Bank of England rate-setters have voted to keep interest rates at their historic 0.5% low, amid mounting pressure on them to raise rates as the economic growth has taken hold.
The timing of the first interest rate rise, which would raise rates from the emergency low which has been in place since 2009, has caused controversy as it would push up the cost of borrowing and pile pressure on mortgage holders and businesses.
It remains to be seen how decisively the Bank voted to keep interest rates low in its meeting this week, as minutes from the meeting will be released later in the month. The Bank's latest decision means that interest rates have been at their longest period without change since Clement Attlee was prime minister.
David Kern, chief economist at the British Chambers of Commerce (BCC) said that the Bank's Monetary Policy Committee (MPC), which controls the path of interest rates, had made the "right decision".
"While wage pressures are still weak and inflation is below target, calls for early interest rate rises are unjustified. A large number of people are working part time because they are unable to find a full time job – which contradicts the view that there is no spare capacity in the economy," he added.
Meanwhile, the European Central Bank (ECB) has continued to attempt to revitalize the ailing Eurozone economy by cutting interest rates by another 0.15% to 0.0.5%. The ECB also cut deposit rates from -0.1% to -0.2%, in an attempt to apply more pressure on banks to lend, as it will now cost them more to keep their cash with the central bank.
Last month it emerged that two of the Bank of England's rate-setters backed a rise of 0.25% from the historic 0.5% low, arguing that it could be done without putting the economic recovery at risk.
Ian McCafferty and Martin Weale, members of the Bank's Monetary Policy Committee, felt that "economic circumstances were sufficient to justify an immediate rise", according to newly published minutes from the committee's meeting in August.
This marked the first split vote among Bank rate-setters under governor Mark Carney, as the pair were out-voted by the other seven members of the committee to keep interest rates at their current level. The last time Bank rate-setters were divided over whether to increase interest rates was in July 2011.
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McCafferty and Weale argued that the continued fall in unemployment in the UK suggested that the growth in Britons' wage "would pick up" soon and that the Bank should anticipate this by raising interest rates.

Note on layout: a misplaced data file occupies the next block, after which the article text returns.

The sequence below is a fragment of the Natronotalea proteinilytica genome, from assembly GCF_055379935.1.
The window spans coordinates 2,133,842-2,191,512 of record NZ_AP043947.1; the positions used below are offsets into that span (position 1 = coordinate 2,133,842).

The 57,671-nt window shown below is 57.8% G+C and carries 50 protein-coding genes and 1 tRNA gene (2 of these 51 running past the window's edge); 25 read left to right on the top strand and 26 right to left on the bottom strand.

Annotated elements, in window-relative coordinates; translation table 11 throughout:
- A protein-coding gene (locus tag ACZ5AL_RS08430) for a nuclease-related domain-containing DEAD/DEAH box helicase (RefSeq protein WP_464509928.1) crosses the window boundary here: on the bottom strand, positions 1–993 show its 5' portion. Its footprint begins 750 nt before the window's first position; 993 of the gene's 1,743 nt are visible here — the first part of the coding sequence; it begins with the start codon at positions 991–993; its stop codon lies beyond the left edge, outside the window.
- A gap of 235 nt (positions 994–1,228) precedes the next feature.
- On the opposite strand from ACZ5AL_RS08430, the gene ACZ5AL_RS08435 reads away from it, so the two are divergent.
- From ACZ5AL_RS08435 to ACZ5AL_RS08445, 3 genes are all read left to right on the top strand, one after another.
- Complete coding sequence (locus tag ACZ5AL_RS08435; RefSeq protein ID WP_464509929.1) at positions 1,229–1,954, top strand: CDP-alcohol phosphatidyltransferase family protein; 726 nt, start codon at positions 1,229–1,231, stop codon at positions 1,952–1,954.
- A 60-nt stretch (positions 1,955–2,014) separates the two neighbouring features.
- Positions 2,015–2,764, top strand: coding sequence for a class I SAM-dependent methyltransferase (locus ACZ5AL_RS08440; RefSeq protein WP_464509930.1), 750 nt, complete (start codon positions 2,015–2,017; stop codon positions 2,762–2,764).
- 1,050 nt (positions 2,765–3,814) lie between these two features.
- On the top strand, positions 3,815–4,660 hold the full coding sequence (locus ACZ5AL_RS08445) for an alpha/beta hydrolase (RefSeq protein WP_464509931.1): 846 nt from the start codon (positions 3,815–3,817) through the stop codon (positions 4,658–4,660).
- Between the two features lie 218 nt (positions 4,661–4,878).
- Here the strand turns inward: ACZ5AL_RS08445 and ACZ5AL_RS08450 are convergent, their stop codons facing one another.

They argued that any financial shock caused by the first rate hike could be greater, rather than lessened, by "delaying that increase".
The Monetary Policy Committee agreed that improving economic conditions meant that the necessity of low interest rates "would in time diminish" as the potential risks of higher rates lessened.
Carney has signalled that Bank officials would only raise interest rates once they have "the confidence that real wages are going to be growing sustainably", which has pushed back expectations for when the first rate rise could come into next year. Previously some estimated that the first rate hike could come as early as the end of this year.
The revelation that some rate-setters are starting to back an interest rate rise has countered accusations from some MPs that Mark Carney was planning to keep interest rates at their historic low until after the next election in order to help George Osborne.
Teresa Pearce, Labour member of the Treasury select committee, told the Huffington Post UK that the Bank "must be free of political interference".
The Labour MP expressed concern that a view was beginning to take hold among some of her parliamentary colleagues that "interest rates are being kept low to advantage the Chancellor in the run up to an election".
However, David Ruffley, Tory member of the Treasury select committee, told HuffPostUK that the "conspiracy theory" was "all rubbish".
"How could he precommit to a certain posture on interest rates?" he said. "I don't think that's the way Carney would behave and I don't think he could professionally allow that to happen as he doesn't know what's going to happen to the British economy."
The chancellor announced Carney would take over from Mervyn King at the Bank of England in November 2012, praising him as the "best man" for the job
Carney's bias was previously questioned in January by Labour politicians after he dismissed the idea of a "crude" EU bank bonus cap and proposals to split up the big banks, both of which are ideas backed by the Opposition.
Some Labour MPs mocked him as Osborne's "hand-picked" Bank governor, while others, like former minister Michael Meacher, said he was a "neoliberal ideologue" chosen "because he shares in spades the free market deregulatory approach to which Osborne is such a fixed adherent."
Speaking to Channel 4 in November, Carney insisted he was his "own man" and was "absolutely independent".
He added: "I have my reputation to lose, and I will make sure -- I will do everything I can to make the series of right decisions."